When most investors consider Asia, they have to accept the fact they will almost always be a minority to some controlling government or family. Investing in distressed and private secured transactions is one of the few times an investor can get some form of effective control.

One characteristic of the asset class is the way it falls between hedge funds and private equity. Being an IRR focused product it is a more natural fit with hedge fund investors but the maturity profile does not suit a classic quarterly liquidity hedge fund. The shorter maturity and lower multiple on invested equity makes it less natural for many private equity investors, yet structurally it needs a vehicle with private equity characteristics. Post 2008 investors are very sensitive to matching fund liquidity terms with portfolio liquidity terms.

The solution has been a number of hybrid structures. We could split them in to 2 basic groups:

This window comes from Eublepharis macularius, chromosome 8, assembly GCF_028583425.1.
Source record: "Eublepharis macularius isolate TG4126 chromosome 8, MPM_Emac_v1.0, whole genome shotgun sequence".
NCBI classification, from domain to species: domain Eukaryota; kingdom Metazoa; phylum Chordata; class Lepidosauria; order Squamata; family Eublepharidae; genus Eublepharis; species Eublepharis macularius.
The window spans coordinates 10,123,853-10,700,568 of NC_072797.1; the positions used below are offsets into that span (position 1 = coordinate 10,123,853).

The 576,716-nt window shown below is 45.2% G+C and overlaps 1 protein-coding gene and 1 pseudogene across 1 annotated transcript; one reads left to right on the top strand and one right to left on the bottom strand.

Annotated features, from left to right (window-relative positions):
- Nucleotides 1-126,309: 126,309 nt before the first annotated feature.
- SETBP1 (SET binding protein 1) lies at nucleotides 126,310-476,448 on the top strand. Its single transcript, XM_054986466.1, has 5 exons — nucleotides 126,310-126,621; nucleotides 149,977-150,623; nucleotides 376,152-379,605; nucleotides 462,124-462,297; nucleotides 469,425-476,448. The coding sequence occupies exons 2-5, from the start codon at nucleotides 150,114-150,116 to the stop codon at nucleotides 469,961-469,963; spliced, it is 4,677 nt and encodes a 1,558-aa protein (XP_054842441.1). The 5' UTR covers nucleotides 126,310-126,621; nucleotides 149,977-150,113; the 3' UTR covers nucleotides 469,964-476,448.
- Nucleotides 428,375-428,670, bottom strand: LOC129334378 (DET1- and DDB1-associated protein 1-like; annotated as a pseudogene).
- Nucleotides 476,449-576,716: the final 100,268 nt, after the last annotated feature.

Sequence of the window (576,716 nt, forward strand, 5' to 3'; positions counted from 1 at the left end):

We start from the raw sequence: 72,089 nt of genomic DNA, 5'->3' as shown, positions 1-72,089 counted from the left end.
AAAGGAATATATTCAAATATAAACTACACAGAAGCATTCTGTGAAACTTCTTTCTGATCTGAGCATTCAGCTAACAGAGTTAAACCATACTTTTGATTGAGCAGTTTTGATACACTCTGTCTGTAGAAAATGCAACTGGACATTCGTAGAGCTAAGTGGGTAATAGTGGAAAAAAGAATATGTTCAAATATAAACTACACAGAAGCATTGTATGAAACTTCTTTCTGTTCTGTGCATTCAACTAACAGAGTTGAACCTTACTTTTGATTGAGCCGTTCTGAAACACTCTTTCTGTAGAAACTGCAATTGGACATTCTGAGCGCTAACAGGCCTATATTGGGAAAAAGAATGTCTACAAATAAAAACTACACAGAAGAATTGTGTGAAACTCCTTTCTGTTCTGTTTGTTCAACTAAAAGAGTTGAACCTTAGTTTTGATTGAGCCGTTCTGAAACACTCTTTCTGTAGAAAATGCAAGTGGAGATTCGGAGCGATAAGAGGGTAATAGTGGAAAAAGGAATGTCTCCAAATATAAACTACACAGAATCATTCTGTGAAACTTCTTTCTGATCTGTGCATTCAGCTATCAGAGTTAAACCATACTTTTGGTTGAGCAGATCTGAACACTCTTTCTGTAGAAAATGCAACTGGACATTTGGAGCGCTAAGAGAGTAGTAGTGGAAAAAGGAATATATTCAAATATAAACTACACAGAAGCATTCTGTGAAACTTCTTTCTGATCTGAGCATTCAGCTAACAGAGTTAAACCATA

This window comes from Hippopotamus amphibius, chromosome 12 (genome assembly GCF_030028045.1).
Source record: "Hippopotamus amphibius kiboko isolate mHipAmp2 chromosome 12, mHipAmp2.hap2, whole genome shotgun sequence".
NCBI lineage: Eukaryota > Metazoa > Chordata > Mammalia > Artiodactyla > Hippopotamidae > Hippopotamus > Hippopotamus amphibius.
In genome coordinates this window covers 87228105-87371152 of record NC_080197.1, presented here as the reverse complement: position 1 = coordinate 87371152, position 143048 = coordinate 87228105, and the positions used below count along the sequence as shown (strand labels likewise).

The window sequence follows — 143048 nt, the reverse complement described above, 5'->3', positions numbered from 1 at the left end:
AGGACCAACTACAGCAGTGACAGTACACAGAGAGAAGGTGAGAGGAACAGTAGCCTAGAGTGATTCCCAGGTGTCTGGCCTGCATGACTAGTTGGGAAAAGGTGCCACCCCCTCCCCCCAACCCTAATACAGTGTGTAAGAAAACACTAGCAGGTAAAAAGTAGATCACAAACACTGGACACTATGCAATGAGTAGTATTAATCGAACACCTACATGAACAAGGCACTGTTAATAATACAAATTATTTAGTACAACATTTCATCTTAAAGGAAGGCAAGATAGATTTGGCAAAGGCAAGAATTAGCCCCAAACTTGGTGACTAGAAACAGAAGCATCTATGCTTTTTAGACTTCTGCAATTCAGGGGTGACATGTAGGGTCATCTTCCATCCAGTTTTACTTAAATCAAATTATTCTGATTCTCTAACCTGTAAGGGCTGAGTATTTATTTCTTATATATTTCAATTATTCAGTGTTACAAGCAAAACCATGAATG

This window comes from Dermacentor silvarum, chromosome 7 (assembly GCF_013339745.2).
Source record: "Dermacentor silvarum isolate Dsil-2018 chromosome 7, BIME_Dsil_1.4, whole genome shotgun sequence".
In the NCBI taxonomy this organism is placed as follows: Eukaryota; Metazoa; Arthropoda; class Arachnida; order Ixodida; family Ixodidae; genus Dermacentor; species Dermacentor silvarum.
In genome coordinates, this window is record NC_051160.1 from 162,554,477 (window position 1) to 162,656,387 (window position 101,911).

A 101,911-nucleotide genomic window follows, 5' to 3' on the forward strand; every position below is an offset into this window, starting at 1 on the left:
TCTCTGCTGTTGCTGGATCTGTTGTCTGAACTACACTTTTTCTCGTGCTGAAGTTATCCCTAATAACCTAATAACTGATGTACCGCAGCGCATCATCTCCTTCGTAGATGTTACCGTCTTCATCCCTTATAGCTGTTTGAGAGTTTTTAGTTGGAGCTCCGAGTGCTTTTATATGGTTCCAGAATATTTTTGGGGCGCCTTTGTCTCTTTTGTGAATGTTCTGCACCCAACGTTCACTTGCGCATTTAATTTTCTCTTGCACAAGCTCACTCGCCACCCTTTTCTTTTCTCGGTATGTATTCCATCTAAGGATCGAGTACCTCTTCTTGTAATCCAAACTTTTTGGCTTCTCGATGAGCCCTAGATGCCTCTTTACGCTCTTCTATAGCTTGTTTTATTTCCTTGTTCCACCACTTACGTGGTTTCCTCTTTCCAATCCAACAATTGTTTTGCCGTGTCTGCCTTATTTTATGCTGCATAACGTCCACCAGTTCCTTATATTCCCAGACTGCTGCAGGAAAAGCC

Hedge fund hybrids - There are two ways to address the liquidity issue. Redemptions can be spread over a number of years using investor level gates or redemptions can go through an orderly sell down process like private equity. Realisation of manager’s fees will often be more aligned with the effective maturity.

    Private equity hybrids - The basic structure is very similar to classic private equity. Capital will tend to get invested quicker, there will be a short investment period, often around 3 years but reinvestment will be allowed for short term gains. The recycling of capital increases the overall equity multiplier. Final maturities are around 5 to 6 years.

As hedge fund structures may allow redemptions and fees based on an NAV, valuation is a key issue. Even private equity structures may have to deal with multiple closes on underlying assets that can perform in the shorter term. This has helped support the growth of many independent valuation service providers, in addition to the fund’s auditor.

In summary, while there may be a more obvious distressed opportunity set in much of the western world, Asia does have its own more eclectic opportunities. In a world of such low interest rates, the risk reward is attractive and the asset class complimentary to a global portfolio.